Jaw-Dropping Gems and Precious Metals Form “Natural Beauties”

Shelburne Museum in Shelburne, Vermont, raises the curtain Saturday, November 15 on "Natural Beauties," a new exhibition of jewelry inspired by the natural world.

"If you're a fan of nature, if you're a fan of jewelry, this is the best of both worlds for you," curator Kory Rogers said.

Precious metals, gemstones, fine enameling and other materials combine to showcase forms mimicking plants, animals, and insects. "I think there's something poetic about using precious natural materials to emulate nature," Rogers said.

The exhibition contains some 250 objects, mostly pieces of jewelry, from the late-1800s through today. It includes a necklace made of specially-treated glass that resembles sea anemones or jellyfish that glow in deep black waters, and ears of corn with pearl kernels and gold thread husks. "We want visitors to take away a greater appreciation for the technical skill that jewelers have in creating these works of art," Rogers told New England Cable News.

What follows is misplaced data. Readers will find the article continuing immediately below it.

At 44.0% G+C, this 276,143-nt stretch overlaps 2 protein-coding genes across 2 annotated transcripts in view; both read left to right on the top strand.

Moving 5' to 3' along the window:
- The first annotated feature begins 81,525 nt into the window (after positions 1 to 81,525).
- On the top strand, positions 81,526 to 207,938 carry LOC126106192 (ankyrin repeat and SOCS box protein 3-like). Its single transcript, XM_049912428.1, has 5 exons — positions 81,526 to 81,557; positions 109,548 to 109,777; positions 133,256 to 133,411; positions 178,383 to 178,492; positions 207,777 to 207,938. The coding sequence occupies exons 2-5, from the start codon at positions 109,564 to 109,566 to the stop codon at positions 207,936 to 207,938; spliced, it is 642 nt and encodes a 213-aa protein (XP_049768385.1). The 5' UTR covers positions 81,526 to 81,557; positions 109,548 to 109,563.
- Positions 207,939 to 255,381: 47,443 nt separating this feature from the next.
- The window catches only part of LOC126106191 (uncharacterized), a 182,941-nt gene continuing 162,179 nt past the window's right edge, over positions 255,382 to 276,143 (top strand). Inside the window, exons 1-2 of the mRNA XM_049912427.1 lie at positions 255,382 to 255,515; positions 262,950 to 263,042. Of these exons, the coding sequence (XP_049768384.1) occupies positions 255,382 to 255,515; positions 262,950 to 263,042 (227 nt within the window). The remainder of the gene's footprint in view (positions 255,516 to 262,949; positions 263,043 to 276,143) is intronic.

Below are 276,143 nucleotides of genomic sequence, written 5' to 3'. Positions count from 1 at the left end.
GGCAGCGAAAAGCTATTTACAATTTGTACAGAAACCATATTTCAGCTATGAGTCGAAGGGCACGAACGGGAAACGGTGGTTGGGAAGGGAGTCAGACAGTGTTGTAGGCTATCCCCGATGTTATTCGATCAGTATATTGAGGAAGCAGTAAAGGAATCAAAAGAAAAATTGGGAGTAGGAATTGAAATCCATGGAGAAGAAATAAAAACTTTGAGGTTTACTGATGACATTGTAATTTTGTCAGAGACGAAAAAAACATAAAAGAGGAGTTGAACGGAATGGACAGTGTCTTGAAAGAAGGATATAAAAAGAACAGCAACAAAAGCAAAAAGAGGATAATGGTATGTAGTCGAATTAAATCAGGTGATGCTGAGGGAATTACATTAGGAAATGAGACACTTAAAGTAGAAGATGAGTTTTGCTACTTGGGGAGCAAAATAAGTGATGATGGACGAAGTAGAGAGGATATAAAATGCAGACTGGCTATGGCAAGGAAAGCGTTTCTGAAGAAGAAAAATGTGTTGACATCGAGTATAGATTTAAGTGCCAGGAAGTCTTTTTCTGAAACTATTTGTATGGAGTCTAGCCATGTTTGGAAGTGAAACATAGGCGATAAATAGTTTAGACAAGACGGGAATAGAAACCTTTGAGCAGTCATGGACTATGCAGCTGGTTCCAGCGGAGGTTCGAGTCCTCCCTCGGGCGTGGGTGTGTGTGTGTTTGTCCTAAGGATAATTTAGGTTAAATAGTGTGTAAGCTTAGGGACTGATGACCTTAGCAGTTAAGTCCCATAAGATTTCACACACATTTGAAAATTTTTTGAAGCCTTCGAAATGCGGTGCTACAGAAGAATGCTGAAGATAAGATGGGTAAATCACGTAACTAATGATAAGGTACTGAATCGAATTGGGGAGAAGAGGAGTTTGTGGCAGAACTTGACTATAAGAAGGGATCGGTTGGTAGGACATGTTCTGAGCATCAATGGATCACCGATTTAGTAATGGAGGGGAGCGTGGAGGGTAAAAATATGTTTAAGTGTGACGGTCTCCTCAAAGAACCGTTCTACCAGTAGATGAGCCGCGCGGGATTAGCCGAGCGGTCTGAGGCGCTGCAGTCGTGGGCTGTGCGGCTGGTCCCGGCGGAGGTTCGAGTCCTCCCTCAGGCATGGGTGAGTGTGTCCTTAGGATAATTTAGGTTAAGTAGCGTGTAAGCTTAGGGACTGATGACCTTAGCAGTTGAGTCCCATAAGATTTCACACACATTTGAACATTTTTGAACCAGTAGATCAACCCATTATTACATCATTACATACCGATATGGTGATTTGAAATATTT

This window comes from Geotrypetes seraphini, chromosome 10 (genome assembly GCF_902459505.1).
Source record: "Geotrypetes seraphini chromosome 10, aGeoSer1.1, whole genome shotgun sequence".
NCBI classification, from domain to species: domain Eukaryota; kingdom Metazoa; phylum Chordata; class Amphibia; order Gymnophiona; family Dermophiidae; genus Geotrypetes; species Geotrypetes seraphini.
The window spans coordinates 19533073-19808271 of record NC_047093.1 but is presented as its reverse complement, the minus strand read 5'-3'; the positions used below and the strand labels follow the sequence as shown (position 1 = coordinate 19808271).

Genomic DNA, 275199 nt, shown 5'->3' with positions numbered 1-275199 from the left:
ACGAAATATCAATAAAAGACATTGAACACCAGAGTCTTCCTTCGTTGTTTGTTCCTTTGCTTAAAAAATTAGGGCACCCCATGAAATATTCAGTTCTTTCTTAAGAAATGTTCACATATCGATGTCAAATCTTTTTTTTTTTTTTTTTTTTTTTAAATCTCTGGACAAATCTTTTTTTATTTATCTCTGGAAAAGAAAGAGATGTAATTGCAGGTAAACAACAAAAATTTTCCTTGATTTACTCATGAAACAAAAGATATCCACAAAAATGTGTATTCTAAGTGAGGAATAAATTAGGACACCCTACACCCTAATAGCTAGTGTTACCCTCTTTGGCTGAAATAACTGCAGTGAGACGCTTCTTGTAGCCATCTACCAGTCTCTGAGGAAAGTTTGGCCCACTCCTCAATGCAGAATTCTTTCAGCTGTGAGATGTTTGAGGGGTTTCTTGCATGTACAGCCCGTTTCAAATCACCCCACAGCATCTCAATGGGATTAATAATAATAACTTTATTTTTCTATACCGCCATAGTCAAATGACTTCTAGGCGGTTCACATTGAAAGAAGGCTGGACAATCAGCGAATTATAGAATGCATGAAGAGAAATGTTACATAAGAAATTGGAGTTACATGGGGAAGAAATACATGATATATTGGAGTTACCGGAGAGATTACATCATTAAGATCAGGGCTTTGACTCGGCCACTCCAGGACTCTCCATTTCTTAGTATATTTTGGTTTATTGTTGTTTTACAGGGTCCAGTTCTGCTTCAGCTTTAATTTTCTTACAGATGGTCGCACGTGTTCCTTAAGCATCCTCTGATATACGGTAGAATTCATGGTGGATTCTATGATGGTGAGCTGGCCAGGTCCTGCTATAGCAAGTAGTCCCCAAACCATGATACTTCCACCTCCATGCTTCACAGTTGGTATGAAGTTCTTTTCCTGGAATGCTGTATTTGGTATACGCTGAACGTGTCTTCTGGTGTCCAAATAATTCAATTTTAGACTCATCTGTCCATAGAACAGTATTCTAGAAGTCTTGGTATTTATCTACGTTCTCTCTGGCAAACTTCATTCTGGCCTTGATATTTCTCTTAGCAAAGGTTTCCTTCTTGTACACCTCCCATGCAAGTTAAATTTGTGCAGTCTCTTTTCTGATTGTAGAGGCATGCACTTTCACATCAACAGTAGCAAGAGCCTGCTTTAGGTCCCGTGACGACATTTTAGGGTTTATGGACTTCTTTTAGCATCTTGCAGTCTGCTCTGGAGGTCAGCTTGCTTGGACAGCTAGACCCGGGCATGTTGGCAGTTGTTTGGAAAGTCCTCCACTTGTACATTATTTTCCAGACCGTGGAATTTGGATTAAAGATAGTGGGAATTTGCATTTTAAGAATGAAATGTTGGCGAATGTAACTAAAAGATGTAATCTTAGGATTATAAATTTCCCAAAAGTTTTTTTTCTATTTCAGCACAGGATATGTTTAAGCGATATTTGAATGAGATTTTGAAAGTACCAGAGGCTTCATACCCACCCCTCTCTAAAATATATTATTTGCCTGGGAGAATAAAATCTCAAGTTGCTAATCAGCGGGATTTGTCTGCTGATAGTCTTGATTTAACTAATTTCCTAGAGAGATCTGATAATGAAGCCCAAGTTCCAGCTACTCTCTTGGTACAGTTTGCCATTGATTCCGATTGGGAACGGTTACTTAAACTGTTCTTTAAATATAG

Jeweler Ted Muehling, whose work is included in the show, said he finds inspiration for his creations from some of the earth's tiniest inhabitants, such as caterpillars and spiders. "For me, they're miracles, as are birds and shells; things from nature," Muehling said. "I find them amazing--exquisite."

Another jeweler whose work is on view in "Natural Beauties," Gabriella Kiss, is famed for her bugs, such as her praying mantis brooch. She said the mechanics of nature--all those tiny insect legs and joints--fascinate her. "There's something about zeroing in on a scale that is so much smaller than ours to recognize the enormity of that world," Kiss told NECN.

"Natural Beauties" is on view at Shelburne Museum through March 8. 

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